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'Intersections' comes to Fayetteville

And much more.

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INTERSECTIONS: Maryamsadat Amirvagefi's "Don't Touch Me" and Erin Lowrey's "Naked is normal" are part of a month-long art exhibition and performance series at Stage Eighteen and Fenix in Fayetteville.
  • INTERSECTIONS: Maryamsadat Amirvagefi's "Don't Touch Me" and Erin Lowrey's "Naked is normal" are part of a month-long art exhibition and performance series at Stage Eighteen and Fenix in Fayetteville.



Various times. Stage Eighteen (18 E. Center St.) and Fenix (16 W. Center St.), Fayetteville. Free.

Behind the proliferation of art enclaves in Northwest Arkansas are a bunch of talented, formidable women — and in front of them, for that matter. Exhibit A: this month-long series of events and performances under the umbrella of "Intersections," a collaboration between ArkansasStaged, a theater collective devoted to experiential (and experimental) performance in unique spaces; the Inverse Performance Art Festival; "Of Note" with Katy Henriksen, a two-hour classical music program on NPR affiliate KUAF-FM, 91.3; the Trillium Salon Series; the Fenix Fayetteville art collective; and Stage Eighteen, a downtown Fayetteville venue. Coming up: a panel on "intersectionality, identity and the arts" called "Lip Service," 4 p.m.-6 p.m. Saturday, April 14, at Stage Eighteen; a performance of Lauren Gunderson's "Natural Shocks" from ArkansasStaged, 7 p.m. Friday, April 20, at Fenix; a Comedy Showcase at 7 p.m. Tuesday, April 24, at Stage Eighteen; the Inverse Performance Art Festival, 7 p.m. Sunday, April 29, at Fenix; and a performance of Sue Coppernoll's "An Old Woman Speaks" from ArkansasStaged, 7 p.m. Wednesday, May 2, at Stage Eighteen. Following a fundraising model of last year's "Nasty Women" exhibitions in Northwest Arkansas, partial proceeds from the programming and art sales benefit Brave Woman, a movement that partners with victims of domestic violence; and the Arkansas chapter of Moms Demand Action for Gun Sense in America. SS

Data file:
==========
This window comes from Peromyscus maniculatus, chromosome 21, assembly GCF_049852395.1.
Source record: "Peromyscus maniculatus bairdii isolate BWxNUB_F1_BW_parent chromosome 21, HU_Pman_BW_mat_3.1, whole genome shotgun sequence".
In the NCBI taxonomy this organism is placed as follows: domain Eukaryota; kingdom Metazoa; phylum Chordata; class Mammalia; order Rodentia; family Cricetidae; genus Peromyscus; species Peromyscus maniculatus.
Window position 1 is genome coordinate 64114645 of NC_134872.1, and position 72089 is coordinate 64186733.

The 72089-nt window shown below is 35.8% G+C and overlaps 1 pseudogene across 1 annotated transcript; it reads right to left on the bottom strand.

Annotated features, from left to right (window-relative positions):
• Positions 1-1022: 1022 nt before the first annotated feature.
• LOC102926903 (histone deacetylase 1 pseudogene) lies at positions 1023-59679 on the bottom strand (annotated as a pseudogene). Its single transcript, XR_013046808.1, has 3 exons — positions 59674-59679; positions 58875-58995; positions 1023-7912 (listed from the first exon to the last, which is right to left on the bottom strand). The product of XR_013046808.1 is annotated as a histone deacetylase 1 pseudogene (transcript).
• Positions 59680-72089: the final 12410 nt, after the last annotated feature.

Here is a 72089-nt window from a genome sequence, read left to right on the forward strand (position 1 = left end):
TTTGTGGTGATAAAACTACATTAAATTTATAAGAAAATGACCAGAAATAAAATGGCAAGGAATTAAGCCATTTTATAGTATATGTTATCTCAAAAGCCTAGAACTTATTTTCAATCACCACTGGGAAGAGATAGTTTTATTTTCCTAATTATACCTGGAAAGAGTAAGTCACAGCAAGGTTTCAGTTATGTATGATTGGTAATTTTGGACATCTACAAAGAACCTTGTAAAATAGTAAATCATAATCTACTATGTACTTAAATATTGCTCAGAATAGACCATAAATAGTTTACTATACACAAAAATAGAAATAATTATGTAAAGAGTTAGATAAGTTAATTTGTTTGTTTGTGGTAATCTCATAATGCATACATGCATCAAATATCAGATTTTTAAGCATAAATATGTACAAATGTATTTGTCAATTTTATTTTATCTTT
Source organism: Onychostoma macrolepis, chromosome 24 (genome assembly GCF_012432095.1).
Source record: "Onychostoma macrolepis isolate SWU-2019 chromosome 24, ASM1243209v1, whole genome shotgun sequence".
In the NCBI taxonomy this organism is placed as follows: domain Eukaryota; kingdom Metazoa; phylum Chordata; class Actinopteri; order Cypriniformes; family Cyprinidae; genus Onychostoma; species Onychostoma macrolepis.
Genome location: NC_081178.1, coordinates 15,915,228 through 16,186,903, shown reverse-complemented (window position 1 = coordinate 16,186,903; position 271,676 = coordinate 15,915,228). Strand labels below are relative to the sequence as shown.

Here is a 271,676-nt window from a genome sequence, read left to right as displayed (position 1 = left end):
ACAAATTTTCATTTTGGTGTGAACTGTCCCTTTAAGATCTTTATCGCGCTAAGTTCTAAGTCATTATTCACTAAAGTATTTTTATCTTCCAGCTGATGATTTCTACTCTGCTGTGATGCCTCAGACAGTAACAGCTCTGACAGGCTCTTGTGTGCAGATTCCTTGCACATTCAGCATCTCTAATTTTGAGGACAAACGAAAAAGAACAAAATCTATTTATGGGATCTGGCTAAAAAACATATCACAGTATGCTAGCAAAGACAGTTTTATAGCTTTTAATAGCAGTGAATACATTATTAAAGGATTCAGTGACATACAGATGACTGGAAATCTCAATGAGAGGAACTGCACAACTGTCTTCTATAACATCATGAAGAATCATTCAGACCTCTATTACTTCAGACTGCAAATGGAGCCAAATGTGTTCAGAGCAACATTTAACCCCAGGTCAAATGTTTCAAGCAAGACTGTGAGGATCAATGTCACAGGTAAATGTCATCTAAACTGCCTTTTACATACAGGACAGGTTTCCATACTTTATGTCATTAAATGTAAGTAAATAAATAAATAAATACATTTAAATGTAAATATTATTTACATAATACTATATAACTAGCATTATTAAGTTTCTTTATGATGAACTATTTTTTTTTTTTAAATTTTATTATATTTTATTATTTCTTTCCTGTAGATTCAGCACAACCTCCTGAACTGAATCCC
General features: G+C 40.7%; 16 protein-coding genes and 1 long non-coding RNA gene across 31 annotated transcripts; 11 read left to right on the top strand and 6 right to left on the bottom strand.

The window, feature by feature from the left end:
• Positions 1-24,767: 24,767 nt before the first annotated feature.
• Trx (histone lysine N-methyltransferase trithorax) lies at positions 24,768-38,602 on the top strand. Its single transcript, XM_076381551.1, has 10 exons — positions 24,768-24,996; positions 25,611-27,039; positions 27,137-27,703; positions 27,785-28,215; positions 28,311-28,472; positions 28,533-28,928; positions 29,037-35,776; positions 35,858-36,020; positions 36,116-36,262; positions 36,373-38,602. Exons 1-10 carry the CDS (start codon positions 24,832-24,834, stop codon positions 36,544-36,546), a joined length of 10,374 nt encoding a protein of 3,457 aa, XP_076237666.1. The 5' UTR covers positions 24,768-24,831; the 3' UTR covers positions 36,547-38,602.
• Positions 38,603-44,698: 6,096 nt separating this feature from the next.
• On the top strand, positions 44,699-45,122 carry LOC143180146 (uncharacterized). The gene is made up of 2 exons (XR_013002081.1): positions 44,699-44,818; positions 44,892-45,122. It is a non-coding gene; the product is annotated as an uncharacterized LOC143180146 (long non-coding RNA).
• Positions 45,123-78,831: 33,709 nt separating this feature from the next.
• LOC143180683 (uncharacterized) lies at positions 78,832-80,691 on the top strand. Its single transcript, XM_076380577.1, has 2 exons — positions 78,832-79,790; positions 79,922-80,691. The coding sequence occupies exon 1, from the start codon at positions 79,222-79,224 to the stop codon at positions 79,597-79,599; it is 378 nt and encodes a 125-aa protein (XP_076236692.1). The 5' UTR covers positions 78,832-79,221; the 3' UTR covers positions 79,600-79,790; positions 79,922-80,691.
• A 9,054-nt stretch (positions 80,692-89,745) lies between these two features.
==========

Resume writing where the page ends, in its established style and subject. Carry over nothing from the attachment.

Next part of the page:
Michael Goodbar as John Hinckley, Jr. in Stephen Sondheim's "Assassins."
  • Michael Goodbar as John Hinckley, Jr. in Stephen Sondheim's "Assassins."



7:30 p.m. Fri.-Sat., 2:30 p.m. Sun. The Weekend Theater. $16-$20.